Schnauzer mixes are an increasingly popular hybrid dog choice.
The Schnauzer is one of those classic purebred dog breeds that can almost introduce itself.
With this breed’s alert triangular ears and trademark moustache and mutton chops, the Schnauzer often appears to be a canine version of Yoda – wise, brave and calm.
The Schnauzer is an ancient and well-established purebred dog breed, which makes him a natural choice for hybrid or “designer” dog breeding programs.
In this article, you will meet the most popular Schnauzer mix breed dogs!
While on the way to becoming a recognized purebred dog breed in its own right, the Schnauzer was crossed with other purebred dogs, including the Poodle, Bolognese, Great Dane, Wolfspitz (Keeshond), and Affenpinscher.
The Schnauzer’s distinctive facial hair has always served a protective purpose, since these dogs were originally bred to hunt small yet fierce rodents like rats.
Size and weight
- The Giant Schnauzer typically weighs 55 to 85 pounds.
- The Standard Schnauzer typically weighs 30 to 50 pounds.
- The Miniature Schnauzer typically weighs 11 to 20 pounds.
The Schnauzer has a double-layer coat consisting of a wiry, weather-resistant outercoat and a softer, finer insulating under-coat.
This coat won’t typically shed much, but does need frequent hand-stripping, brushing and grooming to retain its protective properties.
Personality and temperament
The Schnauzer is known as a friendly, fearless and intelligent purebred dog.
They have strong hunting and guarding instincts, and can make excellent family watchdogs.
One thing to know about this breed is that they get bored easily! Successful training will always be positive and varied.
Health issues and life expectancy
Purebred Schnauzers of all sizes can experience some known genetic health issues.
With Giant and Standard Schnauzers, watch for hip dysplasia, eye disease and thyroid issues.
With Miniature Schnauzers, watch for genetic cataracts, calcium (bladder) stones, epilepsy, high cholesterol (hyperlipidemia), pancreatitis and liver shunts.
The Giant and Miniature Schnauzers typically live 12 to 15 years. The Standard Schnauzer can live 13 to 16 years.
Interestingly, most of today’s modern purebred dogs were originally crossbred with several different breeds to produce specific functional (working) or appearance (show) traits.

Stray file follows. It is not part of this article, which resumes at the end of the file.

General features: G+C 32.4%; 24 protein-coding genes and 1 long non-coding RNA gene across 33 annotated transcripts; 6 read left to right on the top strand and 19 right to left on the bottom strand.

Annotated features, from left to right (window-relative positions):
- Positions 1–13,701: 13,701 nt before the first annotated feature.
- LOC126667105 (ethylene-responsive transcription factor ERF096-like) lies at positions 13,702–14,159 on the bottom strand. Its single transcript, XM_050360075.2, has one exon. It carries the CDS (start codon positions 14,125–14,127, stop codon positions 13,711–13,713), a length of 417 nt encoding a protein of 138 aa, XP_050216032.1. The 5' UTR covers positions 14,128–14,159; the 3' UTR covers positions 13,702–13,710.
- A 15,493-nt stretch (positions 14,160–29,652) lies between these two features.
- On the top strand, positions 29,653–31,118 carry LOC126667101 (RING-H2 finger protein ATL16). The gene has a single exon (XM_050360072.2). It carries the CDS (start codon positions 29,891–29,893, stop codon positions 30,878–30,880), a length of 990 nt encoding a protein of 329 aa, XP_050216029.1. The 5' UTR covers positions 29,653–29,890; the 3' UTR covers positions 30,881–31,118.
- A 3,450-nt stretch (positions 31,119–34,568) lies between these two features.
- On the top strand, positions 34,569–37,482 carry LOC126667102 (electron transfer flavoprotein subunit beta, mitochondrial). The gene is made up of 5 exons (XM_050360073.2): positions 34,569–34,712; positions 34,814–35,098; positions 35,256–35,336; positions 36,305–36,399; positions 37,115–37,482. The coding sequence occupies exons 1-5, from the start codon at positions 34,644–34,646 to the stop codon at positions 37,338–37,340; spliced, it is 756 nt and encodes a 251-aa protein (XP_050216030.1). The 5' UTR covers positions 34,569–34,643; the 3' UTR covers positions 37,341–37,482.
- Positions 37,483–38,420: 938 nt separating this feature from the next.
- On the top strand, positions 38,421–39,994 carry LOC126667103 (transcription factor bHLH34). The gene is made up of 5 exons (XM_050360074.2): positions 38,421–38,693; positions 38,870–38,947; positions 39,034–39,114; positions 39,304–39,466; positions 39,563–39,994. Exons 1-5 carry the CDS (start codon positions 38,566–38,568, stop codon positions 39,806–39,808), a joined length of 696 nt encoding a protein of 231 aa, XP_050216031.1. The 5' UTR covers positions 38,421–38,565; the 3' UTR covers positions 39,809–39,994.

But hybrid dog breeding is a little different. A hybrid mix breed dog has two different purebred parents, such as a Schnauzer and a Labrador Retriever.
The modern practice of breeding so-called “designer” dogs is controversial. Yet the majority of hybrid breeders do so to help strengthen the gene pool for future generations of dogs while minimizing purebred genetic weaknesses and promoting strengths.
An ideal outcome is to produce a hybrid puppy that possesses better health, improved life expectancy, and a pleasing and trainable temperament.
List of Schnauzer Mixes
If you have arrived here because you want information about a particular Schnauzer mix breed dog, this handy clickable list will get you to the right section quickly!
- Affenpinscher Schnauzer mix
- Airedale Terrier Schnauzer mix
- Basset Hound Schnauzer mix
- Beagle Schnauzer mix
- Bichon Frise Schnauzer mix
- Border Collie Schnauzer mix
- Boston Terrier Schnauzer mix
- Brussels Griffon Schnauzer mix
- Cairn Terrier Schnauzer mix
- Chihuahua Schnauzer mix
- Cocker Spaniel Schnauzer mix
- Corgi Schnauzer mix
- Dachshund Schnauzer mix
- Havanese Schnauzer mix
- Lhasa Apso Schnauzer mix
- Labrador Retriever Schnauzer mix
- Maltese Schnauzer mix
- Poodle Schnauzer mix
- Pug Schnauzer mix
- Yorkshire Terrier Schnauzer mix
Affenpinscher Schnauzer Mix
Also known as: a Schnauffen
The Schnauffen crosses an Affenpinscher with a Miniature Schnauzer.
With this cross you can expect a dog that weighs between 10 to 20 pounds and can live 12 to 15 years.
Your Schnauffen likely won’t shed much but will need regular grooming.
Airedale Terrier Schnauzer Mix
Also known as: a Schnairedale
The Schnairedale crosses an Airedale Terrier with a standard or Giant Schnauzer.
You can expect your pup to weigh between 35 and 80 pounds and live for 11 to 15 years.
Your Schnairedale may shed depending on which parent your puppy takes after.
Regular grooming will be important to maintain this dog’s coat.
Basset Hound Schnauzer Mix
Also known as: a Bowzer
The Bowzer crosses the instantly recognizable Basset Hound with the equally distinctive Standard Schnauzer.
This dog will have the shorter legs of the Basset but may have a smooth or a wiry coat.
This dog typically weighs 40 to 65 pounds and lives 12 to 15 years.
Shedding can be profuse if your pup takes after the Basset Hound parent!
Beagle Schnauzer Mix
Also known as: a Schneagle
A Schneagle pup will have one Beagle parent and one miniature or Standard Schnauzer parent.
This dog will weigh between 10 and 45 pounds depending on the Schnauzer parent’s size.
The Schneagle is likely to shed some year-round and will benefit from regular brushing.
Bichon Frise Schnauzer Mix
Also known as: a Chonzer
The Chonzer crosses a Bichon Frise with a Miniature Schnauzer to produce a dog that weighs between 7 and 18 pounds and lives 12 to 15 years.
The Chonzer won’t shed much but will need lots of brushing and grooming.
Border Collie Schnauzer Mix
Also known as: a Border Schnollie
The Border Schnollie crosses a Border Collie with a Standard Schnauzer.
This pooch will weigh between 30 and 50 pounds and live 12 to 15 years.
Expect your Border Schnollie to shed some and need plenty of brushing.
Boston Terrier Schnauzer Mix
Also known as: a MiniBoz
The MiniBoz crosses a Boston Terrier with a Miniature Schnauzer, producing a pooch that will weigh 10 to 20 pounds.
This dog has a life expectancy of 11 to 15 years.
Your MiniBoz may shed some but not profusely.
The MiniBoz will likely inherit at least some of the flat-faced (brachycephalic) health issues associated with the Boston Terrier breed.
Brussels Griffon Schnauzer Mix
Also known as: a Sniffon